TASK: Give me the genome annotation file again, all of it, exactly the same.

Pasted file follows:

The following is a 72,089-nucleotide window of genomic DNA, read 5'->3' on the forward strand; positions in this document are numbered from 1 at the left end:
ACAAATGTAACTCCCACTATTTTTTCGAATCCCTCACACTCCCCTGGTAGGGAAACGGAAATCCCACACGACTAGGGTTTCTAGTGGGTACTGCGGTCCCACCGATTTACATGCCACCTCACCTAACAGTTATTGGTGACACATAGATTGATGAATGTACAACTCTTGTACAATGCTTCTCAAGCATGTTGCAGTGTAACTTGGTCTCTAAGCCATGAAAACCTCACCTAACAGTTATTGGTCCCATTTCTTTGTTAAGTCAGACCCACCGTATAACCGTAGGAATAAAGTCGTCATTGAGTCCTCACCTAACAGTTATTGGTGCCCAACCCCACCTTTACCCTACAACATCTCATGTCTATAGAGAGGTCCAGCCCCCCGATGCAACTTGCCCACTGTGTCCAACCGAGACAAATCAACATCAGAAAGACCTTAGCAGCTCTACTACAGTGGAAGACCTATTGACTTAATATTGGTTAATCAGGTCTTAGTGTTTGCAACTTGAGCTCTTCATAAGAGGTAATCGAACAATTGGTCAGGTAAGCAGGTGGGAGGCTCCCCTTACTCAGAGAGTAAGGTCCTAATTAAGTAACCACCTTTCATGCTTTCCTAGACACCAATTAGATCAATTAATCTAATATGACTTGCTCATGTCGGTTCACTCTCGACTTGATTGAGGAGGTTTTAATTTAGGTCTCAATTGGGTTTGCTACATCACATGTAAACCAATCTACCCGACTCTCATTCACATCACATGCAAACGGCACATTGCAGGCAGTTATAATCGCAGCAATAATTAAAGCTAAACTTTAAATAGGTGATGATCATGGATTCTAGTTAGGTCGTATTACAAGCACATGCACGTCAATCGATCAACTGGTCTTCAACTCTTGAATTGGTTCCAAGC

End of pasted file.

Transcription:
The following is a 72,089-nucleotide window of genomic DNA, read 5'->3' on the forward strand; positions in this document are numbered from 1 at the left end:
ACAAATGTAACTCCCACTATTTTTTCGAATCCCTCACACTCCCCTGGTAGGGAAACGGAAATCCCACACGACTAGGGTTTCTAGTGGGTACTGCGGTCCCACCGATTTACATGCCACCTCACCTAACAGTTATTGGTGACACATAGATTGATGAATGTACAACTCTTGTACAATGCTTCTCAAGCATGTTGCAGTGTAACTTGGTCTCTAAGCCATGAAAACCTCACCTAACAGTTATTGGTCCCATTTCTTTGTTAAGTCAGACCCACCGTATAACCGTAGGAATAAAGTCGTCATTGAGTCCTCACCTAACAGTTATTGGTGCCCAACCCCACCTTTACCCTACAACATCTCATGTCTATAGAGAGGTCCAGCCCCCCGATGCAACTTGCCCACTGTGTCCAACCGAGACAAATCAACATCAGAAAGACCTTAGCAGCTCTACTACAGTGGAAGACCTATTGACTTAATATTGGTTAATCAGGTCTTAGTGTTTGCAACTTGAGCTCTTCATAAGAGGTAATCGAACAATTGGTCAGGTAAGCAGGTGGGAGGCTCCCCTTACTCAGAGAGTAAGGTCCTAATTAAGTAACCACCTTTCATGCTTTCCTAGACACCAATTAGATCAATTAATCTAATATGACTTGCTCATGTCGGTTCACTCTCGACTTGATTGAGGAGGTTTTAATTTAGGTCTCAATTGGGTTTGCTACATCACATGTAAACCAATCTACCCGACTCTCATTCACATCACATGCAAACGGCACATTGCAGGCAGTTATAATCGCAGCAATAATTAAAGCTAAACTTTAAATAGGTGATGATCATGGATTCTAGTTAGGTCGTATTACAAGCACATGCACGTCAATCGATCAACTGGTCTTCAACTCTTGAATTGGTTCCAAGC